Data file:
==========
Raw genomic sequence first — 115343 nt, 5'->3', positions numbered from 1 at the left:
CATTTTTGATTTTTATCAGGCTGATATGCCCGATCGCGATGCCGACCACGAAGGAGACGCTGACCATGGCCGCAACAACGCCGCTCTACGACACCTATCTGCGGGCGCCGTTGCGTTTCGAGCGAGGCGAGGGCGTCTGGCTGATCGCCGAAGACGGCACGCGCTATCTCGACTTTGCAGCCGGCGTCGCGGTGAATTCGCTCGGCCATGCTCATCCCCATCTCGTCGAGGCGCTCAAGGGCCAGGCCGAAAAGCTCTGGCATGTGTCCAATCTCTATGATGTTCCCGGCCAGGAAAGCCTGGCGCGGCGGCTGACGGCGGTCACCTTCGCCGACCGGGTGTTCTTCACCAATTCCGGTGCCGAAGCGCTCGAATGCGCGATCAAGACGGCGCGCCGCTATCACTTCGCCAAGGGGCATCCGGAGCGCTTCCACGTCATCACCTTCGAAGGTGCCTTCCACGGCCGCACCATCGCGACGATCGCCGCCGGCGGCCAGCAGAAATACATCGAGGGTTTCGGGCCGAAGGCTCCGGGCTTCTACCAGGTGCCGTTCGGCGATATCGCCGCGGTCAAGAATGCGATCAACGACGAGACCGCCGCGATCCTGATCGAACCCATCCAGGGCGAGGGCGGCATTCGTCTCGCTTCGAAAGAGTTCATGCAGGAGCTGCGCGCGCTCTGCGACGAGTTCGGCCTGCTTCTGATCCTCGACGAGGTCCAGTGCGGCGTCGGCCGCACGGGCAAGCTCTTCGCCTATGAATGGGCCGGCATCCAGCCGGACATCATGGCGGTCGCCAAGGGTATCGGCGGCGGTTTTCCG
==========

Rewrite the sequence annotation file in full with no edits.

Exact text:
Raw genomic sequence first — 115343 nt, 5'->3', positions numbered from 1 at the left:
CATTTTTGATTTTTATCAGGCTGATATGCCCGATCGCGATGCCGACCACGAAGGAGACGCTGACCATGGCCGCAACAACGCCGCTCTACGACACCTATCTGCGGGCGCCGTTGCGTTTCGAGCGAGGCGAGGGCGTCTGGCTGATCGCCGAAGACGGCACGCGCTATCTCGACTTTGCAGCCGGCGTCGCGGTGAATTCGCTCGGCCATGCTCATCCCCATCTCGTCGAGGCGCTCAAGGGCCAGGCCGAAAAGCTCTGGCATGTGTCCAATCTCTATGATGTTCCCGGCCAGGAAAGCCTGGCGCGGCGGCTGACGGCGGTCACCTTCGCCGACCGGGTGTTCTTCACCAATTCCGGTGCCGAAGCGCTCGAATGCGCGATCAAGACGGCGCGCCGCTATCACTTCGCCAAGGGGCATCCGGAGCGCTTCCACGTCATCACCTTCGAAGGTGCCTTCCACGGCCGCACCATCGCGACGATCGCCGCCGGCGGCCAGCAGAAATACATCGAGGGTTTCGGGCCGAAGGCTCCGGGCTTCTACCAGGTGCCGTTCGGCGATATCGCCGCGGTCAAGAATGCGATCAACGACGAGACCGCCGCGATCCTGATCGAACCCATCCAGGGCGAGGGCGGCATTCGTCTCGCTTCGAAAGAGTTCATGCAGGAGCTGCGCGCGCTCTGCGACGAGTTCGGCCTGCTTCTGATCCTCGACGAGGTCCAGTGCGGCGTCGGCCGCACGGGCAAGCTCTTCGCCTATGAATGGGCCGGCATCCAGCCGGACATCATGGCGGTCGCCAAGGGTATCGGCGGCGGTTTTCCG